spelt fruit bread

Lemon & ginger spelt fruit bread

Gavin Wren Baking, Dairy free baking, No Added Sugar, Recipes, Spelt & ancient grains

I have a personal rule regarding food that I make food for the blog, a promise to myself that I will not over-eat. Sounds simple, eh? You might think so, but sometimes I make dishes for the blog at peculiar times of the day or end up with way more food than I need, and I really don’t like wasting food. So, rather than engage in some kind of bacchanalian feast with it all, I try to do the right thing and save it for later, freeze it, or just eat it as my next meal. This is because at 37 years old I weigh nearly 5 stone (30kg) less than I did around my 30th Birthday and there’s no way I’m letting that weight sneak back in without me noticing.

spelt fruit bread dough

This soupçon of personal restraint provides me with an infallible indicator of a recipe’s success, and that’s if it breaks my rule. And this week, I’ve created two recipes which both broke that rule in style. The sun-dried tomato polenta recipe that precedes this one saw me insatiably consuming more baked polenta than is probably advisable in one day. I was literally having to tear it out of my own hands and wrestle it back to the plate. Then a few days later, when I made the original version of this fruit bread, the same thing happened. I guess it should probably serve 6-8 people or thereabouts, however, half the loaf had mysteriously disappeared by the time I’d finished photographing it.

spelt fruit bread dough

spelt fruit bread dough

Contrary to what you might think, I wasn’t suddenly wracked with guilt or remorse, instead I was over the moon that I’d created a recipe with no added sugar that I found so utterly irresistible. It’s dairy free, egg free and spelt flour credentials make it a shining beacon of ‘free from’ virtue and another example of how fruit alone is sweet enough, without the need to augment it with extra refined sugars and syrups. The fact I struggled to keep my hands off the loaf once it was out of the oven is testament to it’s tastiness. It needs nothing more than to be sliced when still warm from the oven or toasted, then topped with your favourite spread or butter and served with a hot mug o’ char.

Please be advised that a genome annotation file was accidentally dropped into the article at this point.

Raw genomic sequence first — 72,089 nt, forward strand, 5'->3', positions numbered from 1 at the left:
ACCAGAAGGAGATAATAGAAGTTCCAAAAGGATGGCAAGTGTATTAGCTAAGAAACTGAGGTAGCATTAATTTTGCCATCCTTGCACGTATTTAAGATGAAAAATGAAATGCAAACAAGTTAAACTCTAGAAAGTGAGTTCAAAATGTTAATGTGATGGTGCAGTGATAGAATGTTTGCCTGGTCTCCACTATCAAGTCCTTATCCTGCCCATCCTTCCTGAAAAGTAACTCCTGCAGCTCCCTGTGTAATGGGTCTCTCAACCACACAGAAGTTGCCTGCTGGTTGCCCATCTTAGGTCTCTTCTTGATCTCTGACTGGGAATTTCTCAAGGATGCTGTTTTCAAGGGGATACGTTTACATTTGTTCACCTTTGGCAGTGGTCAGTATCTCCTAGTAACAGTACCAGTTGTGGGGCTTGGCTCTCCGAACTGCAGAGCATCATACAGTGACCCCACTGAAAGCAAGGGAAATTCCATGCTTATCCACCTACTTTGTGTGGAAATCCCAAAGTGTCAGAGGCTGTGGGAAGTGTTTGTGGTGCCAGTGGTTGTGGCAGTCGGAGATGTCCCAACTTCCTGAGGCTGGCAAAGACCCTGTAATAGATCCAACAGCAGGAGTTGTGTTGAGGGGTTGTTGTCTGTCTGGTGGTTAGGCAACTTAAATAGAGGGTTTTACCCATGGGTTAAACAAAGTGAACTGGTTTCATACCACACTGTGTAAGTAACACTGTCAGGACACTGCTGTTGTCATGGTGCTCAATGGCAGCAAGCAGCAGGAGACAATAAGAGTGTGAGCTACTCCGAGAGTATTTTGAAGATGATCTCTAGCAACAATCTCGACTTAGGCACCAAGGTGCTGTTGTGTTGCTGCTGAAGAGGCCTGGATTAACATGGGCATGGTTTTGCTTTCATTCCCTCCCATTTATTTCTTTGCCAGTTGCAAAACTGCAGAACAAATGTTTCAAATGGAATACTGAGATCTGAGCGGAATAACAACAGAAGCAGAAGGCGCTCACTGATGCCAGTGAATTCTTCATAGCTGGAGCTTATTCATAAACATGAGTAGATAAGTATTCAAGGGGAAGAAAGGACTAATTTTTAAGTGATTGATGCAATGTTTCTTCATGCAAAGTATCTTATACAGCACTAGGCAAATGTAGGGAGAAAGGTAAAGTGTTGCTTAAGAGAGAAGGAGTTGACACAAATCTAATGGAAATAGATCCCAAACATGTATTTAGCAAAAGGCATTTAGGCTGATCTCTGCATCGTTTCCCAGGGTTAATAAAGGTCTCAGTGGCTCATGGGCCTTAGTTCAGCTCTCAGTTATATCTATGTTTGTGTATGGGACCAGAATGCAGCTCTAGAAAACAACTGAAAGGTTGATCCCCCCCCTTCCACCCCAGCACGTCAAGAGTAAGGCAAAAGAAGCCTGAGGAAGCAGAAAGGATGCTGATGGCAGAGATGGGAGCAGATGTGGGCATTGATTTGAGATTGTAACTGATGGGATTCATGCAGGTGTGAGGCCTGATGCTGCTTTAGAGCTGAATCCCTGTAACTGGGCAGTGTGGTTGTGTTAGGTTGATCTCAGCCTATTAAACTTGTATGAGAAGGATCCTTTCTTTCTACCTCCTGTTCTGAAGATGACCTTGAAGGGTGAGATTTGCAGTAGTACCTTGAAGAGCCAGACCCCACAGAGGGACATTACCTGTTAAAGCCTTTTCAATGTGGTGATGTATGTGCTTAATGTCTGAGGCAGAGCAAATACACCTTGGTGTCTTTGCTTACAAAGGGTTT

And anyway, aren’t rules made to be broken?

spelt fruit bread

spelt fruit bread

Lemon & ginger spelt fruit bread


Serves 6-8

Uses a 1lb loaf tin

PDF recipe card to download or print


1 lemon and ginger tea bag
120g mixed dried fruit (unsweetened), soaked in lemon and ginger tea for 30-60 minutes
150g white spelt flour
100g wholemeal spelt flour
2 teaspoons cinnamon
1 teaspoon salt
1 tbsp groundnut oil
2 teaspoons fast-action dried yeast


In a jug, mix 250ml boiling water with the tea bag and leave to infuse for 5 minutes. Add the fruit and leave to one side for an hour or so. Drain the fruit, keeping the liquid and discard the tea bag.

Sieve both flours into a mixing bowl, add the salt and cinnamon and mix them all together. Add the strained fruit and stir through.

Warm the remaining tea infusion slightly, to luke warm (a few seconds in the microwave, or briefly in a small pan on the stove) then measure out 125ml of it, keeping the rest. Mix roughly just under half of the 125ml with the yeast in a rammekin, jug or mug and leave for 5-10 minutes, stirring occasionally until all the yeast has dissolved and the mixture has foamed up.

Add this to the flour mixture, along with the oil and mix with one hand, gradually adding the rest of the reserved 125ml of warmed tea. If the dough is dry, add some more tea from the leftovers (or use warm water), or if the dough is extremely wet, throw in a few pinches of flour and mix until combined. You want to aim for a sticky, fairly wet, loose dough. Knead it a couple of times in the bowl. Drink any leftover tea, it should have a lovely fruity taste.

Cover the bowl with cling film and set aside for 2 hours – if possible choose a warm position, i.e. on top of the fridge or near any heat sources, and away from the windows. The dough should roughly double in size.

Grease a 1lb (500g) loaf tin. Lightly dust your worktop with flour and gently ease your dough out of the bowl onto the worktop, getting all the bits out that have stuck to the bowl. Knead the dough a few times, literally about 8 ‘kneads’ is all you need. Then make your dough into a shape about the same size as the base of your loaf tin and place it in the bottom of the tin. Cover with cling film and leave to rise for another hour. Again, it should double in size.

Pre heat your oven to gas mark 8, 450ºC, 232ºC, 212ºC fan. Place the tin in the oven and cook for 30-35 minutes, until lightly browned on top. Remove and cool in the tin, then slice and served with a large coating of your favourite spread across the top, be that butter, olive, coconut etc etc.

Use your loaf...
This is a great recipe to make multiple loafs, if you have enough pans, because when you’re making one, it takes virtually no extra time to make double the quantity. Mix the dough all together and then simply divide it before putting into the tins. When cooked, you can slice it and freeze the whole thing as a loaf. Take slices out of the freezer when needed, defrost them in the toaster and put the kettle on.

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